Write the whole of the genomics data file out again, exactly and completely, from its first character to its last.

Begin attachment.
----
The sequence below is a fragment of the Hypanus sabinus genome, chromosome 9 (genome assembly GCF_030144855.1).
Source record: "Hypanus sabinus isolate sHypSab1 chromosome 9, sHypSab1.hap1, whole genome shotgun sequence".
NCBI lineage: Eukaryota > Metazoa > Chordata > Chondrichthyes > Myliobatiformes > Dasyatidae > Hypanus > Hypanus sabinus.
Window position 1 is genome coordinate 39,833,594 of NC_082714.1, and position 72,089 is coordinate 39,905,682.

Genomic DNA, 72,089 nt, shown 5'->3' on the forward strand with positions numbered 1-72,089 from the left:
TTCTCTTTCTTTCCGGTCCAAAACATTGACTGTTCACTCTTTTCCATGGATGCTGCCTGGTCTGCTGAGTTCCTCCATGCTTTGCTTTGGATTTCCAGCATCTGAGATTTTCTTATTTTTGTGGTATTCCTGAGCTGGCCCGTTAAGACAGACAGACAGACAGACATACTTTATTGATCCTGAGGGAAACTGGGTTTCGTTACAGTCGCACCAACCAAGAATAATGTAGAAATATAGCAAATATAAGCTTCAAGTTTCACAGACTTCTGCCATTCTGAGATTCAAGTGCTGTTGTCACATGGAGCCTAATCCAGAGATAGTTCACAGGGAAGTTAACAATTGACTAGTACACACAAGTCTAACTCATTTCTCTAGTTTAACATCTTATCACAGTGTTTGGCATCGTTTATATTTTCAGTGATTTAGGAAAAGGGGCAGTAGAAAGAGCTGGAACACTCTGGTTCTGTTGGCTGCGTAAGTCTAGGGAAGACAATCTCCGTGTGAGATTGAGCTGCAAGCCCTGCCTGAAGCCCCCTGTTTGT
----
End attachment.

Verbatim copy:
The sequence below is a fragment of the Hypanus sabinus genome, chromosome 9 (genome assembly GCF_030144855.1).
Source record: "Hypanus sabinus isolate sHypSab1 chromosome 9, sHypSab1.hap1, whole genome shotgun sequence".
NCBI lineage: Eukaryota > Metazoa > Chordata > Chondrichthyes > Myliobatiformes > Dasyatidae > Hypanus > Hypanus sabinus.
Window position 1 is genome coordinate 39,833,594 of NC_082714.1, and position 72,089 is coordinate 39,905,682.

Genomic DNA, 72,089 nt, shown 5'->3' on the forward strand with positions numbered 1-72,089 from the left:
TTCTCTTTCTTTCCGGTCCAAAACATTGACTGTTCACTCTTTTCCATGGATGCTGCCTGGTCTGCTGAGTTCCTCCATGCTTTGCTTTGGATTTCCAGCATCTGAGATTTTCTTATTTTTGTGGTATTCCTGAGCTGGCCCGTTAAGACAGACAGACAGACAGACATACTTTATTGATCCTGAGGGAAACTGGGTTTCGTTACAGTCGCACCAACCAAGAATAATGTAGAAATATAGCAAATATAAGCTTCAAGTTTCACAGACTTCTGCCATTCTGAGATTCAAGTGCTGTTGTCACATGGAGCCTAATCCAGAGATAGTTCACAGGGAAGTTAACAATTGACTAGTACACACAAGTCTAACTCATTTCTCTAGTTTAACATCTTATCACAGTGTTTGGCATCGTTTATATTTTCAGTGATTTAGGAAAAGGGGCAGTAGAAAGAGCTGGAACACTCTGGTTCTGTTGGCTGCGTAAGTCTAGGGAAGACAATCTCCGTGTGAGATTGAGCTGCAAGCCCTGCCTGAAGCCCCCTGTTTGT